What difference does it make if God exists or not? What would the implications be if God did not exist?
We begin with two questions: “What difference does it make if God exists or not? What would the implications be if God did not exist?” The answer to these questions lie at the very center of life’s meaning.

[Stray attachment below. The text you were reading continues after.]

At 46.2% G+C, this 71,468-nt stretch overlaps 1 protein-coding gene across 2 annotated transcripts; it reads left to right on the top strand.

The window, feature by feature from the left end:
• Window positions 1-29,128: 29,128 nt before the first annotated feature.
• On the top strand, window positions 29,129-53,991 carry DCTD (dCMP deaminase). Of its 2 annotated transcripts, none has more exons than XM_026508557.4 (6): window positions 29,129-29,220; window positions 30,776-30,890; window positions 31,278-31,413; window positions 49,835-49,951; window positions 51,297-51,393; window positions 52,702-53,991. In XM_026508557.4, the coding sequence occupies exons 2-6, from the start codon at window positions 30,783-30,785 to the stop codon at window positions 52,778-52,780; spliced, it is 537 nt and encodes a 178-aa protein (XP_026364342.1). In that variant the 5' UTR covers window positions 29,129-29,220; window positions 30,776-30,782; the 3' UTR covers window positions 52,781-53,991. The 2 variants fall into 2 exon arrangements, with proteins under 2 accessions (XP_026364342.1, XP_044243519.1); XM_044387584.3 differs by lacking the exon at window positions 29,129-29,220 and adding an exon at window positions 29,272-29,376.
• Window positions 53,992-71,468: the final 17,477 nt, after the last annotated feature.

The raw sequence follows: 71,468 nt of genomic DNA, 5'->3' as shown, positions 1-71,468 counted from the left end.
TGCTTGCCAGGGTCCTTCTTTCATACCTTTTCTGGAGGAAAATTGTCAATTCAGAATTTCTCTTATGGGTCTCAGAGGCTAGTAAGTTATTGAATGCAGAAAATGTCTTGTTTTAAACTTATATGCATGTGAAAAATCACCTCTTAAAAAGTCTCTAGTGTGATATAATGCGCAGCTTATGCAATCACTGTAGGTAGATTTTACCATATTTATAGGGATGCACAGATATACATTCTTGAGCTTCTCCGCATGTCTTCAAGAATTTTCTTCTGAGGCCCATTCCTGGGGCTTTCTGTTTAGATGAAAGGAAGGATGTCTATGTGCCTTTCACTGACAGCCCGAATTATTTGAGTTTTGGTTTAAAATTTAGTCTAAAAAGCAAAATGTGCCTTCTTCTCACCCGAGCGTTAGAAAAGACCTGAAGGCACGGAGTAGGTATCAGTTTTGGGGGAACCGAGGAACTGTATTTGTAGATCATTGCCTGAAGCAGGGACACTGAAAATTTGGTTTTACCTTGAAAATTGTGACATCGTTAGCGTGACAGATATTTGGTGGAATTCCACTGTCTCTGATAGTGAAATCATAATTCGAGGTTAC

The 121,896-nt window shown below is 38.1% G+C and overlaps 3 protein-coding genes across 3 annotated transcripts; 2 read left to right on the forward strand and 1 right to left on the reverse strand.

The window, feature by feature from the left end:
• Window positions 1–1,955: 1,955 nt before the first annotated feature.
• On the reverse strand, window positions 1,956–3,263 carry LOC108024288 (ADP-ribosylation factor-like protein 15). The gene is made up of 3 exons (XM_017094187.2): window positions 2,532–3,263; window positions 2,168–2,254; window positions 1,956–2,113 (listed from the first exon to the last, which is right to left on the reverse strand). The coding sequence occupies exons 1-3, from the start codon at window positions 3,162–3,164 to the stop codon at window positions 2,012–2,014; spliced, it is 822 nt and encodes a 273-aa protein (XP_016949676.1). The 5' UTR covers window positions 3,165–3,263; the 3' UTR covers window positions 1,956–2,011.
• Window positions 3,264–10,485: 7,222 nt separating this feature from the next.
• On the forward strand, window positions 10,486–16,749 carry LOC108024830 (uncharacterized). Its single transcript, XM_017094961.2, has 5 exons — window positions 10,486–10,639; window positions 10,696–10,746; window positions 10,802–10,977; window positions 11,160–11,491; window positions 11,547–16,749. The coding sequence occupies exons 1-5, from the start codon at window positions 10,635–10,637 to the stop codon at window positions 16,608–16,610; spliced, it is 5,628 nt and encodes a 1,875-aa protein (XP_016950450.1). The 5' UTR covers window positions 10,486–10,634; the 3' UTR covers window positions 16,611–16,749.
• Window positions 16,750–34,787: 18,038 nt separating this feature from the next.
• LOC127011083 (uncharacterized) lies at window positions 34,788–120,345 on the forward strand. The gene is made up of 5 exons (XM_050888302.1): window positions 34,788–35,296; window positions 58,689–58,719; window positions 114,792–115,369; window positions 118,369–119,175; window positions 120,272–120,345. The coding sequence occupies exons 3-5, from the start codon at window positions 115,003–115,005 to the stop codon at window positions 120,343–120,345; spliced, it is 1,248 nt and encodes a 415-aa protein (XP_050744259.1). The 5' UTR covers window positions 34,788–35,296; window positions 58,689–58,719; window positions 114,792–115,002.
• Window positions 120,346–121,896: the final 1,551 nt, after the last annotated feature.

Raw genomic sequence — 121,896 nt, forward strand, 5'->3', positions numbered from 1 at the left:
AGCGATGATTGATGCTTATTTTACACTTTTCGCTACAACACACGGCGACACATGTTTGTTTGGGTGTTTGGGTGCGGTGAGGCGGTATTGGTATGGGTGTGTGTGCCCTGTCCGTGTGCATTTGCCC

who was jesus until recently. Critical scholars argued that jesus of Nazareth never claimed to be Israel’s messiah and never thought of himself as the unique son of God, but today, no such skeptical consensus exists. Why is that further? How do we know the records about jesus life are historically accurate? How do we know Jesus followers didn’t just make up the sayings and stories about Jesus? My guest today, who will answer these questions is philosopher Dr William Lane Craig, who holds a PhD in philosophy from the University of Birmingham in England and also a doctor of Theology degree from the University of Munich, join us today for this special edition of the johnny Karberg show. Welcome to our program. I’m john anchor Berg, thanks for joining me today. My guest is Dr William Lane Craig, who is one of the finest philosophers of our time, He’s engaged in debates and dialogues with many of the most well known skeptics in our world at some of the most prestigious universities in our world and dr craig? I’m very glad that you’re here again today and our question that we want to get to is very important, who was jesus, How do we really know that he made any of the statements that we find in the four gospels, You said until recently, critical scholars argue that Jesus of Nazareth never claimed to be the son of God or the lord or any sort of divine figure, but today you say no such skeptical consensus exists, Tell us why the reason, john is that new testament, historians have come to appreciate the gospels as generally reliable accounts of the life and teachings of the historical person, Jesus of Nazareth. Sometimes this is called the jewish reclamation of jesus. Scholars have come to understand that the proper background for understanding Jesus of Nazareth is not Greco roman mythology, but rather first century Palestinian Judaism, Jesus was a jew and all of the disciples were jews. And it is against that background that Jesus of Nazareth is to be properly understood and interpreted and when you do so, the gospels begin to appear as accurate, generally reliable accounts for the life and teachings of this man, Jesus of Nazareth is referred to in a wide range of sources in the ancient world, jewish sources, christian sources, roman sources and the earliest of these sources were assembled into the new testament. It’s important that our viewers understand that originally there wasn’t any such thing called the new testament. There were just these separate documents in the greek language handed down out of the first century things like the Gospel of luke and the acts of the apostles. The first letter of paul to the church in Corinth Greece. And it wasn’t until hundreds of years later that the church assembled these documents under one cover and called it the new testament. So by the very nature of the case. The earliest primary sources for the life of jesus are those that were assembled and included in the new testament. The church left out the later secondary derivative sources like the so called apocryphal gospels which were forgeries that arose hundreds of years after jesus and which everyone knew were forgeries. And this is important because the radical revision ery views of Jesus are all based upon these extra biblical sources that are, as I say, derivative, secondary and less reliable than the primary sources. So it’s important to understand that when we look at these primary sources for jesus, we’re not reasoning in a circle. Scholars are not trying to prove the bible by quoting the bible. Rather, they are simply turning to these early documents that have been handed down out of the first century telling this remarkable story of jesus of Nazareth. And they’re asking the question, how reliable are these documents? Yeah, we gotta talk about that because now we get down to the burden of proof and explain that to the folks and why this is so crucial for everybody to understand the burden of proof is crucial because when you approach these documents, the question is, are they to be taken as reliable? Unless and until they’re proven to be unreliable on some point? Or do you begin with the assumption that they’re unreliable? Unless and until they’re proven to be reliable on some point, are they innocent until proven guilty or are they guilty until proven innocent. Now as incredible as it may seem. The typical approach by skeptical critics is to assume that the gospels are guilty until proven innocent. That is they start with the assumption that they’re unreliable. Unless and until you can prove they’re reliable on some point. And it seems to me that that is simply perverse as historical method, that there is no justification for beginning with the assumption that the gospels are unreliable. What are some reasons to believe that the gospels are reliable? I think there are a number of reasons to think that the gospels are generally reliable. Let me just mention to the first one, is that the amount of time between the date of the writings of the gospels and the events that they record is relatively short for sources in ancient history to provide a point of comparison, The earliest sources for the life of Alexander the great come from Aryan and Plutarch who wrote 400 years or more after Alexander’s death. And yet classical historians still considered them to be relatively reliable account. That’s right. By contrast, the gospels and the new testament letters of Paul date from within the first generation after the events that they record. While eyewitnesses were still alive, moreover, one of the most interesting developments of contemporary new testament scholarship is the discovery of sources behind the new testament on which these new testament authors rely. Sometimes people will ask, well, are there sources of information about jesus outside of the new testament. Now there are but the most interesting of those sources are not the later ones. They’re the earlier ones, the sources on which the new testament authors themselves rely. And these would include things like the passion story, the story of jesus final week of suffering and death in Jerusalem, which is used by Mark in writing his Gospel. This is an incredibly early source which probably goes back to within the 1st 10 years after jesus life to the eyewitnesses. Similarly, in Paul’s first letter to the church in Corinth. In Greece, he quotes from an old tradition which had been given to him, in which he handed on to his converts. This tradition relates the death, burial, resurrection and appearances of jesus after his resurrection to various eyewitnesses and scholars have dated this old tradition to within the first five years after jesus crucifixion. So the window of opportunity for legend and myth to accumulate is so narrow that compared to other sources of ancient history, the gospels have a very good claim to be relatively reliable accounts of the life and teachings of jesus. A and Sherwin White was a Greco roman history. A historian of the era roughly contemporaneous with jesus and Sherwin White says that when you use the writings of an ancient greek historians like Herodotus to measure the rate at which legend accrues? He says the tests show that even two generations is too short a time span to allow legendary tendencies to wipe out the hard core of historical facts. So when you turn to the gospels, the time span was simply too short to allow these legendary tendencies to wipe out the historical core of these stories. You say that another reason that we can trust the gospels is you’ve got a great example in luke who’s the author of the Gospel of luke and Acts. Yes, luke is the new testament writer who writes most self consciously as an historian. The Book of Acts is a history of the early christian church in Jerusalem as it spreads out throughout the mediterranean world. And luke’s accuracy in the Book of Acts has been demonstrated again and again, most recently, Colin hamer, who was a classicist historian who turned then to new testament studies has beautifully demonstrated this in his book, The Book of Acts, in the setting of hellenistic history, humor goes through the Book of Acts with a fine tooth comb, pulling out a wealth of historical detail, ranging all the way from what would have been generally known facts in the ancient world down to details so specific that only someone who was actually on the scene would have known these and again and again and again, luke’s accuracy is demonstrated from the sailing of the Alexandrian corn ships out of Egypt to the coastal terrain of the mediterranean islands visited by Paul to the shifting and peculiar local names of the officials on these islands, luke gets it right again and again, luke’s historical accuracy in the Book of Acts has been demonstrated in fact, Bill, let me read this for the people. This is the preface that luke gives to the gospel of luke. And he says, inasmuch as many have undertaken to compile a narrative of the things which have been accomplished among us, just as they were delivered to us by those who from the beginning were eyewitnesses and ministers of the word. It seemed good to me also, having followed all things closely for some time past to write an orderly account for you. Most excellent theophilus that you may know the truth concerning the things of which you have been informed. Yes, here, luke speaks of his careful study of the facts is interviewing eyewitnesses who knew about the information. And it’s interesting that this preface to luke Acts is written in classical greek. This is the greek of the classical greek historian like facilities and Herodotus and luke is showing I can write in this fancy style of the professional historian if I want to. And then he reverts to a more common greek, more colloquial greek and the rest of his narrative. But he’s put his reader on notice that he can do the work of the classical greek historian if he wants to. It’s also telling that in the 16th chapter of the Book of Acts, the author suddenly begins to use the first person plural. As we set sail from true as to Samothrace as we went to the Place of prayer etcetera. This shows that luke has joined himself to paul’s entourage on his tour of the mediterranean cities. And then he accompanies paul back to Jerusalem, where he was able to interview eyewitnesses, just as he said, according to the classicist historian A. N. Sherwin White for Acts, the confirmation of historicity is overwhelming. Any attempt to reject its basic historicity, even in matters of detail must now appear absurd. Those are incredibly strong words. And this is the same author who has written the Life of jesus in the Gospel of luke, which is the first part of his double work, luke. Acts and his demonstrated historical reliability in the Book of Acts gives us confidence to trust this author when it comes to the events in the life of jesus as well. So, to wrap up this first consideration, I think it is utterly unjustified to approach the Gospels with an assumption of their unreliability. Even if we don’t assume that they are reliable, we should at least approach them with an attitude of neutrality and let the evidence then lead us to where it does, moreover, new testament historians have developed a number of criteria so called criteria of authenticity which can be applied to specific sayings or events in the life of jesus, which increase the historical probability that these were actually historical and by applying these criteria to specific events and things in the life of jesus. We can give ourselves additional confidence that these really happened. Yeah, these are the tools that historians used not just on new testament documents, but on other books as well. That’s right. These would be criteria that could be applied to any historical sources with a view toward determining their historical credibility. I really want people to understand what the historical criteria are that textual scholars used in determining the historical reliability of a saying or something that’s found in a document. Let’s go through them. There’s a multiplicity of them. John let me mention just six. Number one would be historical fit. That is to say the incident fits in with known facts about the time and place. The gospels are not anachronistic, but they are consistent with what we know of first century jewish society and culture secondly, would be independent early sources. If an event or saying is found in an early source and then also independently in another source, then that increases the probability that it goes back to a historical event, because it would be highly improbable that independent early sources would both make up the same event. The miracles of jesus would be an example of events that are multiple. E an independently attested in early sources. A third criterion is the criterion of embarrassment. If an incident is awkward or counterproductive for the early christian movement, then it’s unlikely to have been made up by those christians. An example would be the baptism of jesus by john, the baptist, john was baptizing people for the forgiveness of sins since early christians believe that jesus was sinless, they wouldn’t make up a story about jesus going to john to be baptized. And therefore, virtually all scholars recognize that this is a historical fact, that john did baptize jesus. 1\/4 criterion would be dissimilarity. If an incident is unlike earlier jewish ideas and also unlike later christian ideas, then it’s likely to be historical rather than the product of early jewish or christian ideas. An example here would be Jesus claimed to be the Son of Man. This is not a title that was used in the early christian church for jesus, it’s something that is relatively rare in aniseed in Judaism and yet it is Jesus favorite self designation in the gospels, which makes it highly probable that Jesus did think of himself as and called himself the Son of man. Yeah, he used that 82 times of himself and the four gospels. That’s a lot of times. That’s right. 1\/5 criterion would be the presence of Semitism that is to say traces of Hebrew or Aramaic in the gospels, the gospels are written in greek. So when you get these traces of Aramaic or or hebrew, you’re getting back to the actual words that were spoken by jesus and his compatriots. And finally 1\/6 criterion would be coherence. If the incident fits in with already established facts about jesus, then that will increase the historical probability of that incident as well. Yeah. And these criteria can be applied to specific incidents in the books. They’re picking out nuggets that you’re looking at, explain that that’s right. These criteria can be applied to specific sayings or events in the life of Jesus, regardless of where they’re found, you could apply these to the apocryphal gospels or even the Karen to try to find historical nuggets in these otherwise unreliable sources. This is important because it would mean, for example, that in order to prove, say that Jesus was baptized by john, You don’t also have to prove that the gospels are reliable in saying Jesus was born in Bethlehem or that Jesus Fed the 5000. Each of these events can be weighed for its historical credibility on its own merits. Using these criteria of historicity. Alright, bill, let’s assume that we have documents that are giving us reliable information and we have textual tools to investigate each of the sayings that we’re gonna talk about. Let’s start with some of these sayings that come off of the lips supposedly of Jesus himself. Did he ever claim to be Israel’s messiah? I think that Jesus of Nazareth did claim to be Israel’s messiah and this has demonstrated both in his words and in his actions, who was the messiah messiah was believed to be a coming descendant of King David, who would re establish the throne of David in Jerusalem, throw off the yoke of Israel’s enemies and establish God’s kingdom in the land, he would win the universal respect of jew and gentile alike. And it seems very probable that Jesus thought that he was in fact this promise Messianic figure. The word messiah in greek is christos or christ, and this was the title that was used by early christians to describe who they believed Jesus was. For example, Mark’s Gospel opens with the words the beginning of the Gospel of Jesus christ, the son of God and john’s Gospel closes with the explanation that was written, so that you may believe that jesus is the christ, the son of God. So the early christian movement believed that Jesus was the messiah, they called him the christ. In fact, this became so closely identified with Jesus that it became virtually his last name. Jesus christ, which means messiah. Jesus. Now the question is if Jesus of Nazareth never himself claimed to be the messiah. Where in the world did the early christian movement get that idea, messiah was supposed to throw off the yoke of Israel’s enemies and in this case that meant Rome not not to be shamefully executed by them as a common criminal, the fate of Jesus of Nazareth on the cross would make it impossible to believe that he was the messiah had he not made any such claims to this himself. So the belief of the early christian church, that Jesus was messiah most plausibly goes back to Jesus claims to be the messiah which they believed were then ratified by his resurrection from the dead which had reversed the catastrophe of the crucifixion. So right from the start, I think it is highly probable that these Messianic claims must go back to Jesus and when we examine specific sayings and events in the life of jesus, this is born out. Yeah, I think one of the examples that almost all the scholars agree on is the fact of john’s question to Jesus and Jesus answer back to john about whether or not he was the messiah. Yes, in the gospels we have the story of john the baptist thrown into prison and he sends a message to Jesus of Nazareth saying, are you the one who is to come or should we look for another? This is attested in a very early source which is shared by Matthew and luke. And the credibility of the story is also attested by the criterion of embarrassment because it shows that john, the baptist faith is wavering in, in jesus and the early church wouldn’t make up such a story about john unless it were true, Jesus responds to john by saying, go and tell john what you have seen and heard the blind received their sight, The lame walk lepers are cleansed and the deaf hear and the dead are raised up. The poor have the good news preached to them and blessed is the one who is not offended by me now, why does jesus not just say yes, I am the one who has to come. Why this circumlocution? Well john we find the answer in the dead sea scrolls from the scene community at Qumran. In the Dead Sea scrolls, they list as conditions for the messiah precisely the conditions that jesus gives. They say the heavens and the earth shall listen to his messiah. He will honor the pious upon the throne of the Eternal Kingdom, setting the prisoners free, opening the eyes of the blind, raising up those who are bowed down and the Lord shall do glorious things which have not been done just as he said for he will heal the injured, he will make alive the dead, he shall proclaim good news to the afflicted Jesus is recounting to john the baptist precisely the Messianic signs that jews at that time believed would accompany the messiah when he came. So in this story of john the baptist in prison, I think we have very compelling evidence that Jesus of Nazareth believed that he was in fact the long promised jewish messiah folks, We’re just starting with this, we’re talking about the words that came off of jesus lips. First of all we’re saying, are they credible? How do we know? And then we’re saying, did jesus ever claim to be the messiah next week? We’re gonna continue this? We’re gonna pick it up and we’re gonna talk about? Did jesus christ ever be the son of God? And what about the son of man statements and I hope that you won’t miss. This is very important. Stay tuned for scenes from next week’s program. Well, thank you for joining us today here on the john Achterberg show. If you’re interested in becoming a christian, please go to our website at J A show dot org and click on become a christian, which you’ll find at the top of our homepage. You’ll also be able to read information and how you may start a personal relationship with jesus christ as your savior. For more information concerning today’s program. Or if you’d like to watch some of our other programs and topics, go to our website at J A show dot org and click on watch. If you’d like to watch our television programs on your smartphone, go to your app store and download our free johnny Karberg show app. It will open to over 60 of our television programs that you can watch anytime anywhere for free. You’ll also see many other categories of information that are available to you join us next week for another episode of the john Achterberg show, I want to say thank you for watching May God richly bless you. Bill jesus radical self understanding himself as God’s son I think comes to expression here in Matthew chapter 11 verse 27. What what is that verse? Read that for us in Matthew 11 27 Jesus says all things have been delivered to me by my father and no one knows the son except the father and no one knows the father except the son and anyone to whom the son chooses to reveal him. Now there’s very good reason to think this is an authentic saying of the historical jesus. First of all, it’s drawn from a very old source which is shared by Matthew and luke in writing their gospels. Moreover, it’s very unlikely the early church invented this thing because it says that the sun is unknowable. It says no one knows the son except the father, but for the post easter church, we can know the sun. We know christ as our savior. So this is highly unlikely to be a later invention. This goes back to the historical jesus, but then what does it tell us? It tells us that Jesus thought of himself as the only son of God and the unique revelation of God the Father to mankind. This is truly a radical claim. Yeah, let’s go to the next one and that’s mark 13 32 jesus talking about the date of his Second Coming, he says. But of that day or that hour, no man knows not even the angels in heaven nor the son, but only the father alone talk about this again. This is likely to be an authentic saying of the historical jesus because the later christian church, which believed Jesus to be divine would never have invented a saying ascribing ignorance to jesus. But here, Jesus says he doesn’t know the date of his second coming. This makes it likely that this is a word from the historical ge itself, But what does Jesus say in this saying? He refers to himself as the Son of God, and it presents us with a sort of ascending scale, from men to the angels, to the Son to the Father, a scale on which Jesus transcends every human being in every angelic being.